Comparison of infrared, flame and steam units for their use in plant protection

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The energy performance of infrared, flame-weeder & hot-steam units for pest and weed management were evaluated and compared. These thermal units were tested for ease of installation, adjustment of operation, safety and reliability. The temperature development of these units was tested in a controlled environment. All three units used propane combustion as the main source of energy to provide heat. Type K, 0.5 mm thermocouples were used for measuring temperature. The three thermal units were passed over the thermocouples at groundspeeds of 1.5, 2.5 and 3.5 km/h. At a groundspeed of 1.5 km/h, the hot water-steam unit reached the lowest temperature, 43.6°C. The infrared radiation and open flame units developed temperatures of 620.9ºC and 186.1ºC respectively. The exposure time, fuel consumption, and energy input were calculated for each thermal unit. Propane consumption was one of the main factors causing the significant difference in temperatures. The infrared radiation unit developed the highest temperature, and it also had the highest propane consumption, 165.2 kg/ha at a groundspeed of 1.5 km/h. The hot water-steam and open flame units had propane consumptions of 24.5 and 29.8 kg/ha respectively. The hot water-steam unit was the safest of the thermal units because all of the flames were contained within the boiler. The hot water would not do any damage to the soil and it would not spread rapidly across the field. The infrared unit can cause the greatest fire hazard and it is recommended that some form of fire-extinguisher be present when this unit is in operation. The hot water-steam unit has the most potential in pest management, and the infrared radiation unit is most suitable for pre-emergence weed control. The open flame unit reached medium temperature among the thermal units. This thermal unit has the biggest potential in thermal weed and pest management. It is the easiest to use of these thermal units, and the design allows for both nonselective and selective techniques, which makes it the most adaptable for using in practical situations.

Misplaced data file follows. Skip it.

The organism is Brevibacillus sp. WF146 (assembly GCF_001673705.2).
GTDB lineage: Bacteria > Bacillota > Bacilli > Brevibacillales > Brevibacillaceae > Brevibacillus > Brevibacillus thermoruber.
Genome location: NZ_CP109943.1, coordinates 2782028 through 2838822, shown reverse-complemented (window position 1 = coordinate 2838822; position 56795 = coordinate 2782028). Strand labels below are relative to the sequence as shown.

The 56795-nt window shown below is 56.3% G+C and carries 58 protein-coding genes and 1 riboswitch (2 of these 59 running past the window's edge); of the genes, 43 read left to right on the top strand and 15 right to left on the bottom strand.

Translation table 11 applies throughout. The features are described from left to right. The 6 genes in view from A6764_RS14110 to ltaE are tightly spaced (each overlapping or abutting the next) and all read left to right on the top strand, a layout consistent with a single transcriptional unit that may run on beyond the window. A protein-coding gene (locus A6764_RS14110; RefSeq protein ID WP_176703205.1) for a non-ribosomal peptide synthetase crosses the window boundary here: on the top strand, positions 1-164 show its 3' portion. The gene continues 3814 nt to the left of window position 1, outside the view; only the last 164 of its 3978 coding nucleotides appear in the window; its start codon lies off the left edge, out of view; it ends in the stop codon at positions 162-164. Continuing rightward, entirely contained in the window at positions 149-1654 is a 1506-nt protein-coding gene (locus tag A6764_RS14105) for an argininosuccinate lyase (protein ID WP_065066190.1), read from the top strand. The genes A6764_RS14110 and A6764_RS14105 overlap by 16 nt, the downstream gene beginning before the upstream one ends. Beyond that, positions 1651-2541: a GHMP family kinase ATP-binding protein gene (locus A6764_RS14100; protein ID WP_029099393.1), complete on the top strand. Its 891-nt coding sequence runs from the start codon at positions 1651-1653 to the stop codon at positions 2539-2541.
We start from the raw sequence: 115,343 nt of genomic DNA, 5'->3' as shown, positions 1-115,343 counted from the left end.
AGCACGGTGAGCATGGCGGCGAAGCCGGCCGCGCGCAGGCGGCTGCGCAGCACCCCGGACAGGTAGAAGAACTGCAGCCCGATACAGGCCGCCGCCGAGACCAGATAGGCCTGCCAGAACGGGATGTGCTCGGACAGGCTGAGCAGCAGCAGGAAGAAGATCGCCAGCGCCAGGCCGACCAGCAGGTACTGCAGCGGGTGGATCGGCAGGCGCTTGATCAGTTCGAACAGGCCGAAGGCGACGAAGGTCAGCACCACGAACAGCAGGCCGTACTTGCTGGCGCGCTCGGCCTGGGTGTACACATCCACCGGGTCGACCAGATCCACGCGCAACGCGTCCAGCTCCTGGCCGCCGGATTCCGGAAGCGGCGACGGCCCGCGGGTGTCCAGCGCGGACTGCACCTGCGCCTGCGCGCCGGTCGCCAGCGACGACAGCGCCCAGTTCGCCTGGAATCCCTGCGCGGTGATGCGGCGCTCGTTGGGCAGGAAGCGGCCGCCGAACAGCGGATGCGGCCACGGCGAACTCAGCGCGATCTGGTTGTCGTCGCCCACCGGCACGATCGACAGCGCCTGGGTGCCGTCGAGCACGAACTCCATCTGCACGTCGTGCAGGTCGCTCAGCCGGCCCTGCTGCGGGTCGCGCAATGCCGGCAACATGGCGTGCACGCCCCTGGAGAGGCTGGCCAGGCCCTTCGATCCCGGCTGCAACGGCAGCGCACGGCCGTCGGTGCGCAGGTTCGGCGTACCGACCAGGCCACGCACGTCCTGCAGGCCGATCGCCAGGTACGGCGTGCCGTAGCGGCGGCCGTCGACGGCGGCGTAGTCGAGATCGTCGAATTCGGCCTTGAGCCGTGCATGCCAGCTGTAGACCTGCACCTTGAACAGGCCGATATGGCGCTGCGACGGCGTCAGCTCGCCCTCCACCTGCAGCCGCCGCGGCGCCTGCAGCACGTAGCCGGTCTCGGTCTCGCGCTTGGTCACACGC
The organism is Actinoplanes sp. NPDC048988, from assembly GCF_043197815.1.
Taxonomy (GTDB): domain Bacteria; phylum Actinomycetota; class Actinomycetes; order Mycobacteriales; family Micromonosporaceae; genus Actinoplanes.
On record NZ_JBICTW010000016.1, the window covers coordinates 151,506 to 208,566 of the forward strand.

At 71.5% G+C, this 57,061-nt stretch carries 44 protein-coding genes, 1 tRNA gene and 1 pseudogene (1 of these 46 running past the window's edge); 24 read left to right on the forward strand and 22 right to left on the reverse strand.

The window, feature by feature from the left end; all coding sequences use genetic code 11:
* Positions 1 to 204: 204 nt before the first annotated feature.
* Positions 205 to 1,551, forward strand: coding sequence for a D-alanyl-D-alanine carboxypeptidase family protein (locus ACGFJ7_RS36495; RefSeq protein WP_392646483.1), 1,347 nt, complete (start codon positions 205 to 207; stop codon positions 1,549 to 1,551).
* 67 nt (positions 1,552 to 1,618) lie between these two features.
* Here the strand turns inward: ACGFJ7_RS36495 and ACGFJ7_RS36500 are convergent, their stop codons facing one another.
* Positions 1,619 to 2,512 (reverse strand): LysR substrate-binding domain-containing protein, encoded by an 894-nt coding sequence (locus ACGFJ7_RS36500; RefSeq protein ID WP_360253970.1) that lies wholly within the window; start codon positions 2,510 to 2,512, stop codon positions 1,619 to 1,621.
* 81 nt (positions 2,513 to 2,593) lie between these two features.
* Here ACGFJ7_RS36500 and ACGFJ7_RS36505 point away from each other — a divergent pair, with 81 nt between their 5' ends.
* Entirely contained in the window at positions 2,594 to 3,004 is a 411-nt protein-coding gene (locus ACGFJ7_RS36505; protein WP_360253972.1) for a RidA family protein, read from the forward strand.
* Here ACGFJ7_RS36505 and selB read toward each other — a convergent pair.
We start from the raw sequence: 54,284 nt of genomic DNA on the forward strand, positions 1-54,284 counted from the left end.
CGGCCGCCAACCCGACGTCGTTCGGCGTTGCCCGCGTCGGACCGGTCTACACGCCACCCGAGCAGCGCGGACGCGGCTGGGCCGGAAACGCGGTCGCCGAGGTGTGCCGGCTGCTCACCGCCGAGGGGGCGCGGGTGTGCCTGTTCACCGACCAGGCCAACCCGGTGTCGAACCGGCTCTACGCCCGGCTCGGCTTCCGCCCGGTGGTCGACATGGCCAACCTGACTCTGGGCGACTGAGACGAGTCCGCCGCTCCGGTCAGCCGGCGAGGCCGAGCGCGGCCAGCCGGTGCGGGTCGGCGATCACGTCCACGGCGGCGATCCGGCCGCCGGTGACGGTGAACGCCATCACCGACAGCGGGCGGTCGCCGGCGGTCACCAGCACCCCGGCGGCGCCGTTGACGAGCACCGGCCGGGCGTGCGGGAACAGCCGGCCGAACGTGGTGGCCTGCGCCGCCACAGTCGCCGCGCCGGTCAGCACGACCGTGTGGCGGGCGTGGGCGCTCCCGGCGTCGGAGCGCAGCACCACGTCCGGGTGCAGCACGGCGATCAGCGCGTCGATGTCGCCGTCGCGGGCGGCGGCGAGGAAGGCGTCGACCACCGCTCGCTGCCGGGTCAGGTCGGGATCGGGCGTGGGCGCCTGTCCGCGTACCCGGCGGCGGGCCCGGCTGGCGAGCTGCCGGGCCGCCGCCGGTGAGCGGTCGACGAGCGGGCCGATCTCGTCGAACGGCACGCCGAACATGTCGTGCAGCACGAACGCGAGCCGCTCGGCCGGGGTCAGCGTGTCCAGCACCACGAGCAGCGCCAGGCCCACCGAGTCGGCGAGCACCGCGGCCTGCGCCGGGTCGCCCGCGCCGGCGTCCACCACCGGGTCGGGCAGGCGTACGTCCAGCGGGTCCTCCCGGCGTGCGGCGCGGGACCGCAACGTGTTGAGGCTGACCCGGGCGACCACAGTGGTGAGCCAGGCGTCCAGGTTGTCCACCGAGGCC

M. N. Rifai
J. Miller
J. Gaduš
P. Otepka
L. Košik
Research in Agricultural Engineering